Fibonacci
sequence. Regardless of the specific progression, no such
strategy can statistically overcome the casino's advantage.
While not a strategy to win money, Los
Angeles Times editor
Andrés Martinez described an enjoyable roulette betting method
in his book on Las
Vegas entitled "24/7". He called it the "dopey experiment". The
idea is to divide one's roulette session bankroll into 35 units.
This unit is bet on a particular number for 35 consecutive spins.
Thus, if the number hits in that time, the gambler wins back the
original bankroll and can play subsequent spins with house money.
However, there is only a (1  (37/38)^) * 100% = 60.68% probability
of winning within 35 spins (assuming a double zero wheel with 38
pockets).
There is a common misconception that the green
numbers are "house numbers" and that by betting on them one "gains
the house edge." In fact, it is true that the house's advantage
comes from the existence of the green numbers (a game without them
would be statistically fair); however, they are no more or less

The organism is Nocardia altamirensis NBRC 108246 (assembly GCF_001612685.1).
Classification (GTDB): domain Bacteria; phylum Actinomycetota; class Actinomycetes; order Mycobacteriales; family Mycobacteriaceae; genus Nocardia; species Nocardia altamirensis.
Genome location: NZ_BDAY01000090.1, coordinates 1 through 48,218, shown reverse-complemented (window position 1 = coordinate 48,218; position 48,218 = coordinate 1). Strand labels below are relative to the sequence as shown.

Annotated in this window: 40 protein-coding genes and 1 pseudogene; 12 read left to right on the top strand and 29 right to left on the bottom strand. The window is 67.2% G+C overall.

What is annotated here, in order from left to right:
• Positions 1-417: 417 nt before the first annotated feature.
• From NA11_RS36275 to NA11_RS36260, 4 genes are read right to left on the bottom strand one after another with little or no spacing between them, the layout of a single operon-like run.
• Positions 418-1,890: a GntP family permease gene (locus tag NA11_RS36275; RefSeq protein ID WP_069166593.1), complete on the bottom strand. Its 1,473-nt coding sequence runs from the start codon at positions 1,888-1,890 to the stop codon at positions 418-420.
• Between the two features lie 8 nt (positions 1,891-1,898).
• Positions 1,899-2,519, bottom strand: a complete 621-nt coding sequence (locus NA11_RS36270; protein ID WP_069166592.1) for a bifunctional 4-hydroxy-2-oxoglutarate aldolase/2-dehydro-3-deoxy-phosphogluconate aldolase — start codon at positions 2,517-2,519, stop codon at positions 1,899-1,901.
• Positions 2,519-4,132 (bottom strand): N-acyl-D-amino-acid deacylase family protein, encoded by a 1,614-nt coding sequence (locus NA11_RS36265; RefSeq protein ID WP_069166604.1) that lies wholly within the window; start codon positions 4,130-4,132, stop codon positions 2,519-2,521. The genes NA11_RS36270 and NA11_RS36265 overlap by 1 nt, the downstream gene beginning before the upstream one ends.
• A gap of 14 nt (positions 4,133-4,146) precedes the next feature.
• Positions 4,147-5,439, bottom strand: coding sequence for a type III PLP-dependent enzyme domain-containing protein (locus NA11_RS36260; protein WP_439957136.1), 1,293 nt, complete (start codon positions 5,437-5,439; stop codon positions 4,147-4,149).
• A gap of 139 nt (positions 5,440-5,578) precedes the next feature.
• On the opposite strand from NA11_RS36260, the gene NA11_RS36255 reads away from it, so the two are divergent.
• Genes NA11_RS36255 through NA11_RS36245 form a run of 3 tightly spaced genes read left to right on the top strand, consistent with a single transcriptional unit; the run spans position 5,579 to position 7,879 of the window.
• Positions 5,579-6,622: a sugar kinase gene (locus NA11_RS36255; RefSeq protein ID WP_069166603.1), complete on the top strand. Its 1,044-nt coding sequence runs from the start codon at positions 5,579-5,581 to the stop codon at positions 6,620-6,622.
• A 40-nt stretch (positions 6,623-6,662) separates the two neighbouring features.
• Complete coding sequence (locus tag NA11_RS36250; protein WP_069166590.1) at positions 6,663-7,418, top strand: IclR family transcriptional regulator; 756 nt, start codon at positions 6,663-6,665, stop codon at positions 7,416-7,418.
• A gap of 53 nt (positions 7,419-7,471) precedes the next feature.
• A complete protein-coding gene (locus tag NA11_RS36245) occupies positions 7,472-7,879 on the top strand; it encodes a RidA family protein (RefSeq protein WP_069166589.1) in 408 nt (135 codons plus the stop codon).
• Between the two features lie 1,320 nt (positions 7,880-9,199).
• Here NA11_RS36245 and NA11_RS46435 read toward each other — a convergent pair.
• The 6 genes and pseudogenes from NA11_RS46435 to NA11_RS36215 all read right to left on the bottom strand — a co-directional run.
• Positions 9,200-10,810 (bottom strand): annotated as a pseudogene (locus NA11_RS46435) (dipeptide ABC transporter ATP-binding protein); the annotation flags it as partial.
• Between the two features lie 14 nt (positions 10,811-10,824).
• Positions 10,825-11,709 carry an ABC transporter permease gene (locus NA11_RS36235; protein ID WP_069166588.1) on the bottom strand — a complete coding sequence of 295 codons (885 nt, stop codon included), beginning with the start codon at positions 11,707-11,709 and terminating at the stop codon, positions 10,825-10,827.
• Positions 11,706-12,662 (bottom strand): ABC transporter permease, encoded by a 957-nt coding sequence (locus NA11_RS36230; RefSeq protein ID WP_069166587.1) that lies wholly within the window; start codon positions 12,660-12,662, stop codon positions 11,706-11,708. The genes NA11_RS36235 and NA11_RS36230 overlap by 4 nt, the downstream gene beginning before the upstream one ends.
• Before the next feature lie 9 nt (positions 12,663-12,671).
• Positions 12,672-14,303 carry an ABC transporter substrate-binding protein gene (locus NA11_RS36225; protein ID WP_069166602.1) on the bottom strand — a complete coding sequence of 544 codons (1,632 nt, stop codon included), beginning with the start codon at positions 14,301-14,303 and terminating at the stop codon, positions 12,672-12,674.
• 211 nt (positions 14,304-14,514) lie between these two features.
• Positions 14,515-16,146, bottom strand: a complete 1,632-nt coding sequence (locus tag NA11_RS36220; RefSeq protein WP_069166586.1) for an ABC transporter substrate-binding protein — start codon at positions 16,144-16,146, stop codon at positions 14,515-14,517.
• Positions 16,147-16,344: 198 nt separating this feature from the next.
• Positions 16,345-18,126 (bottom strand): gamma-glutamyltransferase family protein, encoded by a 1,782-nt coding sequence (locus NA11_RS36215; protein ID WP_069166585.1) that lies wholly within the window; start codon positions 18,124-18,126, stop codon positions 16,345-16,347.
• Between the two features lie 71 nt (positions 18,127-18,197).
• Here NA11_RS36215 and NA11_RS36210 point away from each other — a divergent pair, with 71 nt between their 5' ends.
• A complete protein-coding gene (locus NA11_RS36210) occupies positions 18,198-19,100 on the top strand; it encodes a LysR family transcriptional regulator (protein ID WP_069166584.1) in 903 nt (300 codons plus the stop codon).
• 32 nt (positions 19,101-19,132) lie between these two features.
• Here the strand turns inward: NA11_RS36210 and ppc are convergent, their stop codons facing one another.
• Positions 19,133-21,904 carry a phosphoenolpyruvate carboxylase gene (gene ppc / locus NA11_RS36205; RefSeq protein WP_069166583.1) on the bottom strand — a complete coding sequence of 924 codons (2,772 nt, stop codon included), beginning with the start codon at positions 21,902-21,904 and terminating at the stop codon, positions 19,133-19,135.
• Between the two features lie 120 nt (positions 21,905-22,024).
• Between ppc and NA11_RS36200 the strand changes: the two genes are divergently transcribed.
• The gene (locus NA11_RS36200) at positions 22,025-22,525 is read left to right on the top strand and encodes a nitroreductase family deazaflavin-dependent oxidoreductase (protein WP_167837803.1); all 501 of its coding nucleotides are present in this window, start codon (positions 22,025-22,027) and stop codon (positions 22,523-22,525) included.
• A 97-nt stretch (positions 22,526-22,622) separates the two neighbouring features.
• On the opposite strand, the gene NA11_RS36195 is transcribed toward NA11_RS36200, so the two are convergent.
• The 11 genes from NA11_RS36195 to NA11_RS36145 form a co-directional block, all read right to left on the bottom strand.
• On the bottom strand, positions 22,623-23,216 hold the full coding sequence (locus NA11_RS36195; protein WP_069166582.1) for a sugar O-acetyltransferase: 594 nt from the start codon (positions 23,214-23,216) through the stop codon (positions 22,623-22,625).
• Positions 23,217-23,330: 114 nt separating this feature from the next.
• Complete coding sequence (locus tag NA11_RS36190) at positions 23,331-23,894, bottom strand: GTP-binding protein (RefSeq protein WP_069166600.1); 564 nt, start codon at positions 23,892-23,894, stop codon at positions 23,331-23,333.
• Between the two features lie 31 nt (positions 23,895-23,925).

likely to come up than any other number.
Various attempts have been made by engineers to overcome the house
edge through predicting the mechanical performance of the wheel,
most notably by Joseph
Jagger at Monte Carlo
in 1873. These schemes work by determining that the ball is more
likely to fall at certain numbers. Claude
Shannon, a mathematician and computer scientist best known for
his contributions to information
theory, built arguably the first wearable computer to do so in
1961.
To try to prevent exploits like this, the casinos
monitor the performance of their wheels, and rebalance and realign
them regularly to try to keep the result of the spins as random as
possible.
More recently Thomas Bass,
in his book The Eudaemonic
Pie 1991 (published as The Newtonian
Casino in Britain), has claimed to be able to predict wheel
performance in real time. The book describes the exploits of a
group of computer hackers, who called themselves the Eudaemons, who in
the late 1970s used computers in their shoes to win at roulette by
predicting where the ball would fall.
At least in the 1930s, some professional gamblers
were able to consistently gain an edge in roulette by seeking out
rigged wheels (not difficult to find at that time) and betting